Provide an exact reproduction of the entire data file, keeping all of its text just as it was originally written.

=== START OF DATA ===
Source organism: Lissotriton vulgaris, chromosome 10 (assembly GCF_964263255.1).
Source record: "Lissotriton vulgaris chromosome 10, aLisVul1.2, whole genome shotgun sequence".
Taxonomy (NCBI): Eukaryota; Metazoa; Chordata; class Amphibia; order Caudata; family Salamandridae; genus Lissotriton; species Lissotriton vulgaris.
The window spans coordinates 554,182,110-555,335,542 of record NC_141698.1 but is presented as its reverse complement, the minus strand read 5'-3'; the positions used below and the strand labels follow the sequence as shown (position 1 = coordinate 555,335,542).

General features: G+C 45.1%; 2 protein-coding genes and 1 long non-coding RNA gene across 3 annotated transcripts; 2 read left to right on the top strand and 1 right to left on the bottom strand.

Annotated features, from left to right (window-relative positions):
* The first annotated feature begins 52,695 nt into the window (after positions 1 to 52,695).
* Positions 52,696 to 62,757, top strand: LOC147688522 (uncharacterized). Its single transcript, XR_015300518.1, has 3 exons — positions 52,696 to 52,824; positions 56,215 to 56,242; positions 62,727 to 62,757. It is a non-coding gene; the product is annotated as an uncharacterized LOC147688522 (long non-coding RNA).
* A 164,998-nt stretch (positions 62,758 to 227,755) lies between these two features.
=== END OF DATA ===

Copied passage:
Source organism: Lissotriton vulgaris, chromosome 10 (assembly GCF_964263255.1).
Source record: "Lissotriton vulgaris chromosome 10, aLisVul1.2, whole genome shotgun sequence".
Taxonomy (NCBI): Eukaryota; Metazoa; Chordata; class Amphibia; order Caudata; family Salamandridae; genus Lissotriton; species Lissotriton vulgaris.
The window spans coordinates 554,182,110-555,335,542 of record NC_141698.1 but is presented as its reverse complement, the minus strand read 5'-3'; the positions used below and the strand labels follow the sequence as shown (position 1 = coordinate 555,335,542).

General features: G+C 45.1%; 2 protein-coding genes and 1 long non-coding RNA gene across 3 annotated transcripts; 2 read left to right on the top strand and 1 right to left on the bottom strand.

Annotated features, from left to right (window-relative positions):
* The first annotated feature begins 52,695 nt into the window (after positions 1 to 52,695).
* Positions 52,696 to 62,757, top strand: LOC147688522 (uncharacterized). Its single transcript, XR_015300518.1, has 3 exons — positions 52,696 to 52,824; positions 56,215 to 56,242; positions 62,727 to 62,757. It is a non-coding gene; the product is annotated as an uncharacterized LOC147688522 (long non-coding RNA).
* A 164,998-nt stretch (positions 62,758 to 227,755) lies between these two features.